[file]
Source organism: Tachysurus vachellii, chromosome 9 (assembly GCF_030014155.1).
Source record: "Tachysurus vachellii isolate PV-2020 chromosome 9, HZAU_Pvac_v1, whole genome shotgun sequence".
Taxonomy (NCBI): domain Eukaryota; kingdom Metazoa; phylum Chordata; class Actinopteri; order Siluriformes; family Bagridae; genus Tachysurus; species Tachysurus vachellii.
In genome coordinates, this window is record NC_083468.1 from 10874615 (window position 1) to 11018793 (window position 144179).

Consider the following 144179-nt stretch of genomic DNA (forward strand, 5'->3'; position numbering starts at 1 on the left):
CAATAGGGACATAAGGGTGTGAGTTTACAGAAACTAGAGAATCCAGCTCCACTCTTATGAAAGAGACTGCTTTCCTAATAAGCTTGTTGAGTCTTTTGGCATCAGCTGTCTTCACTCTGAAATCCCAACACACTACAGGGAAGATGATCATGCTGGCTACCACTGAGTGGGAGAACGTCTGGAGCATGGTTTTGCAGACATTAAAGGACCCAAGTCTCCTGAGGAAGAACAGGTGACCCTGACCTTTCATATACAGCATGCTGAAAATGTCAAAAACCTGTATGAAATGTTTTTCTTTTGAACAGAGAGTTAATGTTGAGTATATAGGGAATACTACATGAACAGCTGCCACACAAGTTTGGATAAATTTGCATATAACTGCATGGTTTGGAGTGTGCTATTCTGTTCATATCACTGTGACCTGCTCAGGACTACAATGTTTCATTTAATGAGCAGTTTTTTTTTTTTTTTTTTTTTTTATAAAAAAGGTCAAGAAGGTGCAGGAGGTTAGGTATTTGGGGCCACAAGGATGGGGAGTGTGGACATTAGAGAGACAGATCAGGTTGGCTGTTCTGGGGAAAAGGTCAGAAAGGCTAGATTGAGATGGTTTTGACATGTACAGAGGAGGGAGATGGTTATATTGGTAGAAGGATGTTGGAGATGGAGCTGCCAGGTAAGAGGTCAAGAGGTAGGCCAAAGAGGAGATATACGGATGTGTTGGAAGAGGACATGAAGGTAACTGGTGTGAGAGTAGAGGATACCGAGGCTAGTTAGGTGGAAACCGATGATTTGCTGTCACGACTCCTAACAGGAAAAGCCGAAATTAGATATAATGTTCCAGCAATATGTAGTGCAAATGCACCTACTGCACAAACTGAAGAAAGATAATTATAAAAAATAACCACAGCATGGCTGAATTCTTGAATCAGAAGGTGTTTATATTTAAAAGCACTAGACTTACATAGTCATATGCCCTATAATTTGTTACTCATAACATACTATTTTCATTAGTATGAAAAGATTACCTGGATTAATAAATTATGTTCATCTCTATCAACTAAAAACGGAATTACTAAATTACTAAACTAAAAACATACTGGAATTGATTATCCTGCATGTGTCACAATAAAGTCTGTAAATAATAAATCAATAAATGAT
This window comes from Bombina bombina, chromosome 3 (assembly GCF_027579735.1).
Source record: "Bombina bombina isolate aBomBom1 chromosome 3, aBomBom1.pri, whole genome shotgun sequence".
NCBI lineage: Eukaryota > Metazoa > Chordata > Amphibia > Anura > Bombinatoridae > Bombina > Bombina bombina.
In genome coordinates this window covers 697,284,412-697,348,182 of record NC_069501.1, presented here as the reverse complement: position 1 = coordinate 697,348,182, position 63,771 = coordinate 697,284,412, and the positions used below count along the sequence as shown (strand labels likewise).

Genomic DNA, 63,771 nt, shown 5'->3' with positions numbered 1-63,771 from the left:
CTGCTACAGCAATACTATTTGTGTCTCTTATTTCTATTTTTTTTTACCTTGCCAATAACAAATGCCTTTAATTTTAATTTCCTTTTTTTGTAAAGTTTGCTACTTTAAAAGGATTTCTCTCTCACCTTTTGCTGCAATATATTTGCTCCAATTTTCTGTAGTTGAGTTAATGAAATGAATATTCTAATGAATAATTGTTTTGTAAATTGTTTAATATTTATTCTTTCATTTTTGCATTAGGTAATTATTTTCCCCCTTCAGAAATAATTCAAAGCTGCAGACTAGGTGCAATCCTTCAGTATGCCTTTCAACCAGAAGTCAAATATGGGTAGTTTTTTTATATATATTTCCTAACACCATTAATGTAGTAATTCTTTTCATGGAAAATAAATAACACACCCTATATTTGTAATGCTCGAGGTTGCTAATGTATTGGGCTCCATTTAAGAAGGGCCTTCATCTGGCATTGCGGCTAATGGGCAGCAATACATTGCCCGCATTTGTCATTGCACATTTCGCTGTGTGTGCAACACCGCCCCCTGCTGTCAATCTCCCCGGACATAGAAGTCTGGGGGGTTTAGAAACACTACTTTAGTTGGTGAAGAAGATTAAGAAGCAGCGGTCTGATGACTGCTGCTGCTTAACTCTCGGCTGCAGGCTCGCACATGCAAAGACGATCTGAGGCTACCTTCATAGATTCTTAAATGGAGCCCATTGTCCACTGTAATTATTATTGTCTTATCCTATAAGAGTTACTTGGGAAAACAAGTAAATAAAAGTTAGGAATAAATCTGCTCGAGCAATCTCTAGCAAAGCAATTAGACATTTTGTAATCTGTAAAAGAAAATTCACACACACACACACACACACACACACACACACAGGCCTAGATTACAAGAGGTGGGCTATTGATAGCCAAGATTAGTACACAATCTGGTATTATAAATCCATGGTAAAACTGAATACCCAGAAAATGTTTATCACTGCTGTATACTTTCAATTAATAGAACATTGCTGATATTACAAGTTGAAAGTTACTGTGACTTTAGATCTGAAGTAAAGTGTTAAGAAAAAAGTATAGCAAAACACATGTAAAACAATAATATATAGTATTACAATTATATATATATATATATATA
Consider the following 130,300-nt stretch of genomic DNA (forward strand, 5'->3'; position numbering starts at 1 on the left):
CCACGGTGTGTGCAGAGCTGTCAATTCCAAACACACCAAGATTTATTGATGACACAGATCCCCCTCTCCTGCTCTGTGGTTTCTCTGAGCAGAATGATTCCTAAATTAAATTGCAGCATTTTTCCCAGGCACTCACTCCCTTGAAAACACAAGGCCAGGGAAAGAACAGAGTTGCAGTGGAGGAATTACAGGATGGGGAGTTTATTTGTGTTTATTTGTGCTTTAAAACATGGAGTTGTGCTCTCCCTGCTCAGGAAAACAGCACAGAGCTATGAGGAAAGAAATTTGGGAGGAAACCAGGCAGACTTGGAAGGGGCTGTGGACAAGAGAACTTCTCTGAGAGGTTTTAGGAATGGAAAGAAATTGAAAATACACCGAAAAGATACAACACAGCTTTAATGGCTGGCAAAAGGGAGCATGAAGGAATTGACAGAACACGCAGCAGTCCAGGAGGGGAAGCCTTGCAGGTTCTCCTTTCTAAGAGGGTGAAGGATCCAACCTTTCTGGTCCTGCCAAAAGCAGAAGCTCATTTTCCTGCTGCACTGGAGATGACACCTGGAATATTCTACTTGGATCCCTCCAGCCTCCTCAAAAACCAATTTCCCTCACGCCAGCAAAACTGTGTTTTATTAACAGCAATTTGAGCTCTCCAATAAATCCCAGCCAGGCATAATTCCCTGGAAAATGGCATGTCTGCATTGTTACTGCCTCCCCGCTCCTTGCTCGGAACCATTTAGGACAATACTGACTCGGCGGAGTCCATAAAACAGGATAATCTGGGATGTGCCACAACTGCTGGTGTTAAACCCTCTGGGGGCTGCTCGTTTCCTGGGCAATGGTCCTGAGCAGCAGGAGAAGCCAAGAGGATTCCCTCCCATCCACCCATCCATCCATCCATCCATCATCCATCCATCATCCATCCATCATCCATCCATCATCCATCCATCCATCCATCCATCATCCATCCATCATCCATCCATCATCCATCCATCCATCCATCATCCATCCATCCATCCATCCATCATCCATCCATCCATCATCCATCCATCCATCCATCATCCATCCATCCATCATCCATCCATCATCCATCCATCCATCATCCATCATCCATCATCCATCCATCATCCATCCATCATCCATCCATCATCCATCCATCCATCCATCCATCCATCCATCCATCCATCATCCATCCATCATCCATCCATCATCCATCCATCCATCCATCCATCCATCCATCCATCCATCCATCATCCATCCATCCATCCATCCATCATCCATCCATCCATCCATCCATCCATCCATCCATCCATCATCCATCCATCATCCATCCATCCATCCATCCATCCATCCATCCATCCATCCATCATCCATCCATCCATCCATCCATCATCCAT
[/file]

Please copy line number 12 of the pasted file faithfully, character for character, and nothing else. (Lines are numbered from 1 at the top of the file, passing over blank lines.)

CTGCTACAGCAATACTATTTGTGTCTCTTATTTCTATTTTTTTTTACCTTGCCAATAACAAATGCCTTTAATTTTAATTTCCTTTTTTTGTAAAGTTTGCTACTTTAAAAGGATTTCTCTCTCACCTTTTGCTGCAATATATTTGCTCCAATTTTCTGTAGTTGAGTTAATGAAATGAATATTCTAATGAATAATTGTTTTGTAAATTGTTTAATATTTATTCTTTCATTTTTGCATTAGGTAATTATTTTCCCCCTTCAGAAATAATTCAAAGCTGCAGACTAGGTGCAATCCTTCAGTATGCCTTTCAACCAGAAGTCAAATATGGGTAGTTTTTTTATATATATTTCCTAACACCATTAATGTAGTAATTCTTTTCATGGAAAATAAATAACACACCCTATATTTGTAATGCTCGAGGTTGCTAATGTATTGGGCTCCATTTAAGAAGGGCCTTCATCTGGCATTGCGGCTAATGGGCAGCAATACATTGCCCGCATTTGTCATTGCACATTTCGCTGTGTGTGCAACACCGCCCCCTGCTGTCAATCTCCCCGGACATAGAAGTCTGGGGGGTTTAGAAACACTACTTTAGTTGGTGAAGAAGATTAAGAAGCAGCGGTCTGATGACTGCTGCTGCTTAACTCTCGGCTGCAGGCTCGCACATGCAAAGACGATCTGAGGCTACCTTCATAGATTCTTAAATGGAGCCCATTGTCCACTGTAATTATTATTGTCTTATCCTATAAGAGTTACTTGGGAAAACAAGTAAATAAAAGTTAGGAATAAATCTGCTCGAGCAATCTCTAGCAAAGCAATTAGACATTTTGTAATCTGTAAAAGAAAATTCACACACACACACACACACACACACACACACACAGGCCTAGATTACAAGAGGTGGGCTATTGATAGCCAAGATTAGTACACAATCTGGTATTATAAATCCATGGTAAAACTGAATACCCAGAAAATGTTTATCACTGCTGTATACTTTCAATTAATAGAACATTGCTGATATTACAAGTTGAAAGTTACTGTGACTTTAGATCTGAAGTAAAGTGTTAAGAAAAAAGTATAGCAAAACACATGTAAAACAATAATATATAGTATTACAATTATATATATATATATATATA